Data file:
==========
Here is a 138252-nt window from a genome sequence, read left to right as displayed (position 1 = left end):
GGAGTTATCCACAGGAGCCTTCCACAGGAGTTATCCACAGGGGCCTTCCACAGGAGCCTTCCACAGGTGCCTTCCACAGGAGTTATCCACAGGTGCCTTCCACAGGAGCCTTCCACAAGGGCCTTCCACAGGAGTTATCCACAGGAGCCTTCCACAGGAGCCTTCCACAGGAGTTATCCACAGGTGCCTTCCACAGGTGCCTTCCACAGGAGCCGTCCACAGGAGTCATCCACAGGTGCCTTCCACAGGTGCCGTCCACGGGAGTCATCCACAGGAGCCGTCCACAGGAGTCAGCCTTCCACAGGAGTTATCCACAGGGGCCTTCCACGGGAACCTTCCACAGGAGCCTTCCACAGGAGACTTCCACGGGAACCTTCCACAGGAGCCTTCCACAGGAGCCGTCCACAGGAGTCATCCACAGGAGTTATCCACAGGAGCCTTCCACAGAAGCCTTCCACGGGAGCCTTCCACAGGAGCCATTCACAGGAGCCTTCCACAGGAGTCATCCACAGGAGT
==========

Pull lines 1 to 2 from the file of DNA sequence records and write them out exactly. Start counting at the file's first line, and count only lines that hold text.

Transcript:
Here is a 138252-nt window from a genome sequence, read left to right as displayed (position 1 = left end):
GGAGTTATCCACAGGAGCCTTCCACAGGAGTTATCCACAGGGGCCTTCCACAGGAGCCTTCCACAGGTGCCTTCCACAGGAGTTATCCACAGGTGCCTTCCACAGGAGCCTTCCACAAGGGCCTTCCACAGGAGTTATCCACAGGAGCCTTCCACAGGAGCCTTCCACAGGAGTTATCCACAGGTGCCTTCCACAGGTGCCTTCCACAGGAGCCGTCCACAGGAGTCATCCACAGGTGCCTTCCACAGGTGCCGTCCACGGGAGTCATCCACAGGAGCCGTCCACAGGAGTCAGCCTTCCACAGGAGTTATCCACAGGGGCCTTCCACGGGAACCTTCCACAGGAGCCTTCCACAGGAGACTTCCACGGGAACCTTCCACAGGAGCCTTCCACAGGAGCCGTCCACAGGAGTCATCCACAGGAGTTATCCACAGGAGCCTTCCACAGAAGCCTTCCACGGGAGCCTTCCACAGGAGCCATTCACAGGAGCCTTCCACAGGAGTCATCCACAGGAGT